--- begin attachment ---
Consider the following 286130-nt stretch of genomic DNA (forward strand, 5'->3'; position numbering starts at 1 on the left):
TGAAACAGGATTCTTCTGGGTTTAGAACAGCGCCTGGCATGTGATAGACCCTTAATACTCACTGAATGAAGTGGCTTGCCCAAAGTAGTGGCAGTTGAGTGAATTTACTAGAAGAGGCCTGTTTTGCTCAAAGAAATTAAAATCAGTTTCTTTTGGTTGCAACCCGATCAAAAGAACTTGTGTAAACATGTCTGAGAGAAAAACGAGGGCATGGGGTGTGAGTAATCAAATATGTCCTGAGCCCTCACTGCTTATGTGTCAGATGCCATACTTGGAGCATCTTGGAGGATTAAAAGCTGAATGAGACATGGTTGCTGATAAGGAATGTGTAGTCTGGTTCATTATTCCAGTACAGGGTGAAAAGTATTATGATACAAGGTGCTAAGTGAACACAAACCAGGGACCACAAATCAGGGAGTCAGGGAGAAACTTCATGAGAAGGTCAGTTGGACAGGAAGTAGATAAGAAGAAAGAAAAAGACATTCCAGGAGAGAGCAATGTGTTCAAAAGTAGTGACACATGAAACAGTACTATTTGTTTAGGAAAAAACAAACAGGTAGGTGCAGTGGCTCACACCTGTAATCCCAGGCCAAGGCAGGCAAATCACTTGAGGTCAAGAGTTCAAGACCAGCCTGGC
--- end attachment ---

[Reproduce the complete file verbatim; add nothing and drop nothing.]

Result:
Consider the following 286130-nt stretch of genomic DNA (forward strand, 5'->3'; position numbering starts at 1 on the left):
TGAAACAGGATTCTTCTGGGTTTAGAACAGCGCCTGGCATGTGATAGACCCTTAATACTCACTGAATGAAGTGGCTTGCCCAAAGTAGTGGCAGTTGAGTGAATTTACTAGAAGAGGCCTGTTTTGCTCAAAGAAATTAAAATCAGTTTCTTTTGGTTGCAACCCGATCAAAAGAACTTGTGTAAACATGTCTGAGAGAAAAACGAGGGCATGGGGTGTGAGTAATCAAATATGTCCTGAGCCCTCACTGCTTATGTGTCAGATGCCATACTTGGAGCATCTTGGAGGATTAAAAGCTGAATGAGACATGGTTGCTGATAAGGAATGTGTAGTCTGGTTCATTATTCCAGTACAGGGTGAAAAGTATTATGATACAAGGTGCTAAGTGAACACAAACCAGGGACCACAAATCAGGGAGTCAGGGAGAAACTTCATGAGAAGGTCAGTTGGACAGGAAGTAGATAAGAAGAAAGAAAAAGACATTCCAGGAGAGAGCAATGTGTTCAAAAGTAGTGACACATGAAACAGTACTATTTGTTTAGGAAAAAACAAACAGGTAGGTGCAGTGGCTCACACCTGTAATCCCAGGCCAAGGCAGGCAAATCACTTGAGGTCAAGAGTTCAAGACCAGCCTGGC